Following the informative and fun conversation with Martin Parr, I decided to sign up for another evening with a photographer whom I admire.
This time the event came about due to my membership with the Martin Parr Foundation.
The evening was spent learning from Joel Meyerowitz and was far more than I expected it to be.
Joel is well known for his street photography but has a huge catalogue of work and depth to his photographs.
He covered lots of topics in the evening including colour theory, how he started in photography, his views on photography today and what inspired him to give up painting and take up photography.
One particular thing I found interesting was his experiences starting in photography and sharing his introductions to the likes of Ansel Adams. Joel explained that there was no photography scene in New York at the time and Ansel’s work was put on display in a room (no exhibition or exhibition space) and was being sold for $125 to those who might be interested.
Martin and Joel had great rapport throughout the conversation and it was great to hear these two photographic greats talking so candidly about their work and their life experiences.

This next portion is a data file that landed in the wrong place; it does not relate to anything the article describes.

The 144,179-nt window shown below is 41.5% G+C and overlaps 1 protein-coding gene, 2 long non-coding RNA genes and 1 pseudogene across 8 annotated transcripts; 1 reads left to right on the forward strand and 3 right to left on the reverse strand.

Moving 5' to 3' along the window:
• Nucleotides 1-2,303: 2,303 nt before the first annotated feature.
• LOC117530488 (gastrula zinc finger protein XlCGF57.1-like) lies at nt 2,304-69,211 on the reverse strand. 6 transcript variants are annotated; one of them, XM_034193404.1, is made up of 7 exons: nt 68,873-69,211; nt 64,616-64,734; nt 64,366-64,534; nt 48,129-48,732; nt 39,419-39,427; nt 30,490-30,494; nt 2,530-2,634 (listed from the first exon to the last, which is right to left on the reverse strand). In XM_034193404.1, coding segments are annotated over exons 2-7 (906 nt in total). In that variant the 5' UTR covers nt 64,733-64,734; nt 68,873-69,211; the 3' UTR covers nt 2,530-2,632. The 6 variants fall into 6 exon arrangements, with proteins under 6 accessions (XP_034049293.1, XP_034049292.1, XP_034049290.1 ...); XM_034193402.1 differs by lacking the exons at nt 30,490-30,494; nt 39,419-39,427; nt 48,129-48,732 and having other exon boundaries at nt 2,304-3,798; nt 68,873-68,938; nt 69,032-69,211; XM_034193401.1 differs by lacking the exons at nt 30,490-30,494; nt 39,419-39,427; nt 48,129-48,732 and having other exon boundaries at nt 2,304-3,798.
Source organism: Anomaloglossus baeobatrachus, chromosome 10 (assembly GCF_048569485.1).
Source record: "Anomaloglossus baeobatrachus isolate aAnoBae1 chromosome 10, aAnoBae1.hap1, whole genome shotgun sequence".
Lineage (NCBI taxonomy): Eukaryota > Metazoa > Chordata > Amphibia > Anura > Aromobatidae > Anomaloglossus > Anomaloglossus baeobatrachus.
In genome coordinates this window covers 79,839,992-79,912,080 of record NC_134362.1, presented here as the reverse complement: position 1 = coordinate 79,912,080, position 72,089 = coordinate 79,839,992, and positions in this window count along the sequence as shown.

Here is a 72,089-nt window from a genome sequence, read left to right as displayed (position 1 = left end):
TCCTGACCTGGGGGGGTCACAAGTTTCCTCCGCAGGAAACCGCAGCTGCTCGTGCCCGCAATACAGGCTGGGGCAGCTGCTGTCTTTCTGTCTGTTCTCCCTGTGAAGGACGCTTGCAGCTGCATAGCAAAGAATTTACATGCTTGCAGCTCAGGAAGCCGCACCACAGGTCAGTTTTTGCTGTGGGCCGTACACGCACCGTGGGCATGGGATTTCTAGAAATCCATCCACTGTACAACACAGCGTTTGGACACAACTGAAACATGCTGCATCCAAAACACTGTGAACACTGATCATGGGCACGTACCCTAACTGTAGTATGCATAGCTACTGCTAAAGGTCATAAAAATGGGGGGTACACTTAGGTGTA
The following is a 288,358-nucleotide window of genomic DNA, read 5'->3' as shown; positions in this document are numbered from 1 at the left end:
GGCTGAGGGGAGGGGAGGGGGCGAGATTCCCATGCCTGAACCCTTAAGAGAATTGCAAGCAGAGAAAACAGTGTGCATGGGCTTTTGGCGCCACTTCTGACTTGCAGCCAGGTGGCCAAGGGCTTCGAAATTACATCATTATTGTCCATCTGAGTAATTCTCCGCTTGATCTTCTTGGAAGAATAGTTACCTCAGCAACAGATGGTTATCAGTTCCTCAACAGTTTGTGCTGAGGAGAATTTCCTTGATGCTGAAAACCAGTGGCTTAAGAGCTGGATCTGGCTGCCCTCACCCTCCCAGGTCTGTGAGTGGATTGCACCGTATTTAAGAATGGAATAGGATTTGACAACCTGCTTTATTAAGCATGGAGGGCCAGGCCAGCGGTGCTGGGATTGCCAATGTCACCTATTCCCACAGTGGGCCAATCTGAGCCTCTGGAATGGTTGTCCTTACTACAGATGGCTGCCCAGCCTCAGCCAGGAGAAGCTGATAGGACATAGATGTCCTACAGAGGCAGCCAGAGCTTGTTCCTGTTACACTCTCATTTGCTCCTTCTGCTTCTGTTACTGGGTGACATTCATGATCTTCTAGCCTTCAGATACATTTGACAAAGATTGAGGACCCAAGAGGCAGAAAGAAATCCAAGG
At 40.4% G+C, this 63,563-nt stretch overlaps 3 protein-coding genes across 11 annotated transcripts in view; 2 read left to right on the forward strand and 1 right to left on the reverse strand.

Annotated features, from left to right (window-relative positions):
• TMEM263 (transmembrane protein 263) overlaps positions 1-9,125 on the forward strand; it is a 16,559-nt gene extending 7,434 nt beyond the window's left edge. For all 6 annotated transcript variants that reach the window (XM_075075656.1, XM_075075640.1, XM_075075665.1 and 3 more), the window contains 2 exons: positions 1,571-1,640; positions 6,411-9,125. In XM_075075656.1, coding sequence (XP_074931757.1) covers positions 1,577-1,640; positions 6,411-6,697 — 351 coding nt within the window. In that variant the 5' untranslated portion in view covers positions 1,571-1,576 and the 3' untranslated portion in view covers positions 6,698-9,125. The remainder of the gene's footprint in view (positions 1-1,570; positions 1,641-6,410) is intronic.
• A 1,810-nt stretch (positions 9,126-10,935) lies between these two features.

Joel was asked by Martin how he chose his subjects and what inspired him. Joel was recounting the moment he noticed flowers as motifs in his work and how that inspired the “Wild Flowers” collection.
Joel reminded us that photography is a journey and that inspiration can strike at any time, we should all take what we want from the medium, do what inspires us and not be led by likes, or what is being massed produced (or replicated over and over) today.
During this segment, Joel was trying to get us to understand that anything could be a topic that excites us and exclaimed, “Poodles might be your subject” which made me chuckle.
Joel also informed us that the Tate Modern is due to launch a major retrospective of his work next year and focus on how he came to emerge into his colour work and how that drove his creative process. This is one exhibition I will be sure to check out.
I never know what to expect from these sessions but find each one intriguing and informative. Especially when hearing from established photographers like Martin and Joel.
I was going to take a screengrab of the conversation to feature on the site but have my X100V on my desk so decided to photograph the event with my camera whilst I was watching it. It’s what I would have done had this been “in the flesh”. I liked the idea of using my camera to document a live experience even though it was taking place over Zoom.
Visit the Martin Parr Foundation to find out more
Signed copies of Joel Meyerowitz’s book “Wild Flowers” are available from the Martin Parr Foundation Shop